Xenex Demonstrates Room Disinfection Technology to Veterans Affairs Committee


Xenex Healthcare Services recently participated in a House Committee on Veterans Affairs Subcommittee on Health roundtable, Innovative Private Sector Technologies to Improve Patient Safety in Washington, D.C. Xenex was one of only seven companies that presented to the committee at the invitation of Rep. Ann Marie Buerkle, chairwoman of the Subcommittee on Health.
According to Buerkle, the roundtable was created to provide an opportunity for the committee, VA, and the veteran service organizations to examine innovative patient safety solutions to combat HAIs, which affect approximately 1.7 million hospital patients each year. The discussion focused on how the VA can better utilize innovative solutions to prevent and eliminate HAIs and create a safer and more effective VA healthcare system.
Xenex chairman Morris Miller and CEO Brian Cruver addressed the committee, which was comprised of representatives from the Veterans Health Administration (U.S. Department of Veterans Affairs), The American Legion, Disabled American Veterans, Paralyzed Veterans of America, Veterans of Foreign Wars of the U.S., AMVETS, and House members.
Hospitals exist to make people well, not to make them sick, and unfortunately thats what is happening in our VA hospitals right now," says Morris Miller, chairman of Xenex. "The good news is that we have the technology to fix this problem. Based on results from Xenex customers, deploying the Xenex room disinfection devices in our nations 152 VA hospitals will lower infection rates and save lives. Xenex can save the VA 50 percent annually in direct costs per room cleaning, $400 million in indirect costs, and may reduce annual deaths due to infections in VA hospitals by over 50 percent.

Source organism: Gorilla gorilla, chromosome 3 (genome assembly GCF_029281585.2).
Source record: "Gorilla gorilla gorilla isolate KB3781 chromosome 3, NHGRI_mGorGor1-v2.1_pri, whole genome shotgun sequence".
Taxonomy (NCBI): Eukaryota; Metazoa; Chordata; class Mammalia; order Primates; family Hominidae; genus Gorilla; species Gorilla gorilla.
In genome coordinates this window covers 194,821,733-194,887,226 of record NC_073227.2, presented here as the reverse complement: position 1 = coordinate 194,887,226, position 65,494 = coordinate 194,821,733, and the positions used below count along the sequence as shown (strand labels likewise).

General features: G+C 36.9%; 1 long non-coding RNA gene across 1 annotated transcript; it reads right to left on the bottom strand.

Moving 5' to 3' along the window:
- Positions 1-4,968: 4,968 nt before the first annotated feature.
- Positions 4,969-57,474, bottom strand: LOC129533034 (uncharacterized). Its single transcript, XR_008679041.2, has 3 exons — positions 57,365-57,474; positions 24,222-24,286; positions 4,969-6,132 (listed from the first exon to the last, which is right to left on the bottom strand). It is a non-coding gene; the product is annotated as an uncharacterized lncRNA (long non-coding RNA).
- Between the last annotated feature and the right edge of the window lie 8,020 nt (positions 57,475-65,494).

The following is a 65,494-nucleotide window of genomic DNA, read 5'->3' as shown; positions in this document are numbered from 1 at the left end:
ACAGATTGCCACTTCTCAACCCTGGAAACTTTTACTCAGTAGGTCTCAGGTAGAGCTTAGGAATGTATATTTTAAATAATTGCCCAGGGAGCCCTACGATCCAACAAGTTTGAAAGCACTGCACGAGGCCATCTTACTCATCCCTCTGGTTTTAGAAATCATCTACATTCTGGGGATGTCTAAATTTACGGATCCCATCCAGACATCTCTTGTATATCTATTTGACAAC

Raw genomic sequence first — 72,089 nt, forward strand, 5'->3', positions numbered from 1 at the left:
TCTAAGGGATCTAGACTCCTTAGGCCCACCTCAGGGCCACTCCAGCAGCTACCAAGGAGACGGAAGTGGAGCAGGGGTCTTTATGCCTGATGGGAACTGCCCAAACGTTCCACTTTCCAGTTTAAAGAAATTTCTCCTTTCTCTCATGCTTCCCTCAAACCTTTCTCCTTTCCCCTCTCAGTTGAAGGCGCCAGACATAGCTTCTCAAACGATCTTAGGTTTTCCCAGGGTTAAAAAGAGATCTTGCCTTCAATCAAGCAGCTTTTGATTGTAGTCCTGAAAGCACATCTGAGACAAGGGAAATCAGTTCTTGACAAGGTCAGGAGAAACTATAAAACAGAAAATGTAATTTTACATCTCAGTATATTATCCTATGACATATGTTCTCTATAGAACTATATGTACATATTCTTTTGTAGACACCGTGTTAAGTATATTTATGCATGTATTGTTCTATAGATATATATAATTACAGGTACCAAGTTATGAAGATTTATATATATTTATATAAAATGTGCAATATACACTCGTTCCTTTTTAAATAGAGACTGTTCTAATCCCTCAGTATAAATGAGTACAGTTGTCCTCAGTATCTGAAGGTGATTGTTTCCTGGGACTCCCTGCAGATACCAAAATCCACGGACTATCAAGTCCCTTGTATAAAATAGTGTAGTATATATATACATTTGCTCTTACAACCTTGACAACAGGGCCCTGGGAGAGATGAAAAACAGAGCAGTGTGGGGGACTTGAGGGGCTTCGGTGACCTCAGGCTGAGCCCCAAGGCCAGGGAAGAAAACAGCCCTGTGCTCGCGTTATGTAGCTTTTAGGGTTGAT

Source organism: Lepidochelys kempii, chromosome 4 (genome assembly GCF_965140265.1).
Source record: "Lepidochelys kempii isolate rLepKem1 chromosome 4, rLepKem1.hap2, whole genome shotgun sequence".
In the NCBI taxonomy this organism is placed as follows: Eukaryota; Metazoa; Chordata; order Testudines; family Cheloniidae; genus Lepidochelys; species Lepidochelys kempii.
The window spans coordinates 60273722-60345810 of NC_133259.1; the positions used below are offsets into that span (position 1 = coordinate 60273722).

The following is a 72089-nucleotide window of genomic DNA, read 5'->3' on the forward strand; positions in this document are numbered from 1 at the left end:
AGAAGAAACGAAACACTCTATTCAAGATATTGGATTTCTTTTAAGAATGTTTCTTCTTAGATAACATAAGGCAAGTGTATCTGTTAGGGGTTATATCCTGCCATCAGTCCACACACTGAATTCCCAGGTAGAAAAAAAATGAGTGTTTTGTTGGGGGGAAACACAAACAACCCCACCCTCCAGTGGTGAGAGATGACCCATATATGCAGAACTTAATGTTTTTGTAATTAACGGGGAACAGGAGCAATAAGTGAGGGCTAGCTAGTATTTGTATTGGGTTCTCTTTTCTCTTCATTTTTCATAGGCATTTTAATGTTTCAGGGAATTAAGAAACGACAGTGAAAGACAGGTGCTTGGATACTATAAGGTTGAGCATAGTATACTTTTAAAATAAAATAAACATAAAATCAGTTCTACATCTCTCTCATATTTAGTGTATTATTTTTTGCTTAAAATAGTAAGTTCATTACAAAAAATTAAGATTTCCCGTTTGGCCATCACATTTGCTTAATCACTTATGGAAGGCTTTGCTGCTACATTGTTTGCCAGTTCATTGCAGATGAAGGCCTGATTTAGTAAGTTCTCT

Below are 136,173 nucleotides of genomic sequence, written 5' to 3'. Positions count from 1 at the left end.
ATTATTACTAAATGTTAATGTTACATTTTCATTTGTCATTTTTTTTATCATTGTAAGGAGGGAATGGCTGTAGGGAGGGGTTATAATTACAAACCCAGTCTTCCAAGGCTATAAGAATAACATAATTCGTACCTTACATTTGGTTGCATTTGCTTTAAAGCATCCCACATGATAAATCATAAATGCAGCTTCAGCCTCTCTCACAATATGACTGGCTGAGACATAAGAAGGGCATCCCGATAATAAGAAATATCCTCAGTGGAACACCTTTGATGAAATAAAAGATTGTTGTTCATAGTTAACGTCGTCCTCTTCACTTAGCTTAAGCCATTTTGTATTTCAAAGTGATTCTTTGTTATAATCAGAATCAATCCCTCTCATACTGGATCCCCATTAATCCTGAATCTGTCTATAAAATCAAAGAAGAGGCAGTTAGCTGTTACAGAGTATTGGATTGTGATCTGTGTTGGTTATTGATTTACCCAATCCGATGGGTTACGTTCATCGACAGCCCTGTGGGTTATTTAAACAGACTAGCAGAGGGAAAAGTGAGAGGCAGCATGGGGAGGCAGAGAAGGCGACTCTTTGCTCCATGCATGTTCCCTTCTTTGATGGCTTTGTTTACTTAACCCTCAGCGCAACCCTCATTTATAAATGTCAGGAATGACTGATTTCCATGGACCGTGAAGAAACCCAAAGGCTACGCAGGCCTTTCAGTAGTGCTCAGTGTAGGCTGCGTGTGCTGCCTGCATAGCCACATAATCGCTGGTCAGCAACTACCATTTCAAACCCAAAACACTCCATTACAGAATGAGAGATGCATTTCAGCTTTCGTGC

Xenex offers a fast, safe and cost-effective method for the automated disinfection of healthcare facilities, such as patient rooms, ORs and ICUs. Xenexs portable room disinfection system uses pulsed xenon ultraviolet light to destroy viruses, bacteria and bacterial spores in the patient environment without contact or chemicals. Uniquely designed for ease of use and portability, a hospitals environmental services staff can operate the Xenex device without disrupting hospital operations or requiring the use of expensive chemicals. The Xenex system will disinfect dozens of rooms per day, so hospitals can use the system continuously to reduce contamination levels throughout their facilities.
Xenex systems, currently in use by hospitals throughout the U.S., have proven to be effective against a variety of the most dangerous superbugs, including Clostridium difficile endospores (C. diff), MRSA, VRE, and Acinetobacter. Studies show the Xenex room disinfection system is consistently 20 times more effective than standard chemical cleaning practices. Xenex customer Cooley Dickinson Hospital recently reported 67 percent lower C. diff rates and 100 percent lower C. diff deaths and colectomy rates since adoption of Xenexs room disinfection system in January 2011. Other customers reporting positive results from their usage of Xenex's room disinfection system include Houstons MD Anderson Cancer Center and Cone Health System in North Carolina. 
Its important that our elected officials pay attention to the quality of care our veterans are receiving, which includes taking every precaution to ensure that our VA hospitals are clean and free of the deadly superbugs which can cause healthcare associated infections, says Cruver. Unfortunately, current cleaning methods leave rooms unsafe and we are encouraged that this committee wants to understand some of the proven new technologies, such as our room disinfection system, in hopes of eradicating these pathogens from our VA hospitals.


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